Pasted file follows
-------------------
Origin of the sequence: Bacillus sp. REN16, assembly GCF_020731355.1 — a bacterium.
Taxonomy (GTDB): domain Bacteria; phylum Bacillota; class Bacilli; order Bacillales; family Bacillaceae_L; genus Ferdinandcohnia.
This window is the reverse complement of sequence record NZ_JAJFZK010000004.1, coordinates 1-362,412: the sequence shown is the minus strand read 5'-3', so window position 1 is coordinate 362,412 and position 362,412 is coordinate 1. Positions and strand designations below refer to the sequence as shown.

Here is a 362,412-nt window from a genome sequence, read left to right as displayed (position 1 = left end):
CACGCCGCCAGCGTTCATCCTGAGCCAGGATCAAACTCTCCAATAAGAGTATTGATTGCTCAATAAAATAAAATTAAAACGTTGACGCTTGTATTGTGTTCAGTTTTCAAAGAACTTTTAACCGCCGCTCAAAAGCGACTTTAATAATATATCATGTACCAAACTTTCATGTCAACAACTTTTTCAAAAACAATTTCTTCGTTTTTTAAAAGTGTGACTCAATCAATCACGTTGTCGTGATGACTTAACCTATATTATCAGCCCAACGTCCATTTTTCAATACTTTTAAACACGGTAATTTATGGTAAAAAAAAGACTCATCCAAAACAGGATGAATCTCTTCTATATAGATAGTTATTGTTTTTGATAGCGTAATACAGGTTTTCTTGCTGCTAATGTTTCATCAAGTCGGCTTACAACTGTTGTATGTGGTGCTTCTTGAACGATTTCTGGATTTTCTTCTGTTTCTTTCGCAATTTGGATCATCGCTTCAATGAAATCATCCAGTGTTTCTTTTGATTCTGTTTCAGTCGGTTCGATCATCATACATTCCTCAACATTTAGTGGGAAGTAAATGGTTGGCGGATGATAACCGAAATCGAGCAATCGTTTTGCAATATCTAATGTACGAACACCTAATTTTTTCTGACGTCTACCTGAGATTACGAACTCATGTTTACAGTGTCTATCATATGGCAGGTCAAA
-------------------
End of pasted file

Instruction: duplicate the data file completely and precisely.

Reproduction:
Origin of the sequence: Bacillus sp. REN16, assembly GCF_020731355.1 — a bacterium.
Taxonomy (GTDB): domain Bacteria; phylum Bacillota; class Bacilli; order Bacillales; family Bacillaceae_L; genus Ferdinandcohnia.
This window is the reverse complement of sequence record NZ_JAJFZK010000004.1, coordinates 1-362,412: the sequence shown is the minus strand read 5'-3', so window position 1 is coordinate 362,412 and position 362,412 is coordinate 1. Positions and strand designations below refer to the sequence as shown.

Here is a 362,412-nt window from a genome sequence, read left to right as displayed (position 1 = left end):
CACGCCGCCAGCGTTCATCCTGAGCCAGGATCAAACTCTCCAATAAGAGTATTGATTGCTCAATAAAATAAAATTAAAACGTTGACGCTTGTATTGTGTTCAGTTTTCAAAGAACTTTTAACCGCCGCTCAAAAGCGACTTTAATAATATATCATGTACCAAACTTTCATGTCAACAACTTTTTCAAAAACAATTTCTTCGTTTTTTAAAAGTGTGACTCAATCAATCACGTTGTCGTGATGACTTAACCTATATTATCAGCCCAACGTCCATTTTTCAATACTTTTAAACACGGTAATTTATGGTAAAAAAAAGACTCATCCAAAACAGGATGAATCTCTTCTATATAGATAGTTATTGTTTTTGATAGCGTAATACAGGTTTTCTTGCTGCTAATGTTTCATCAAGTCGGCTTACAACTGTTGTATGTGGTGCTTCTTGAACGATTTCTGGATTTTCTTCTGTTTCTTTCGCAATTTGGATCATCGCTTCAATGAAATCATCCAGTGTTTCTTTTGATTCTGTTTCAGTCGGTTCGATCATCATACATTCCTCAACATTTAGTGGGAAGTAAATGGTTGGCGGATGATAACCGAAATCGAGCAATCGTTTTGCAATATCTAATGTACGAACACCTAATTTTTTCTGACGTCTACCTGAGATTACGAACTCATGTTTACAGTGTCTATCATATGGCAGGTCAAA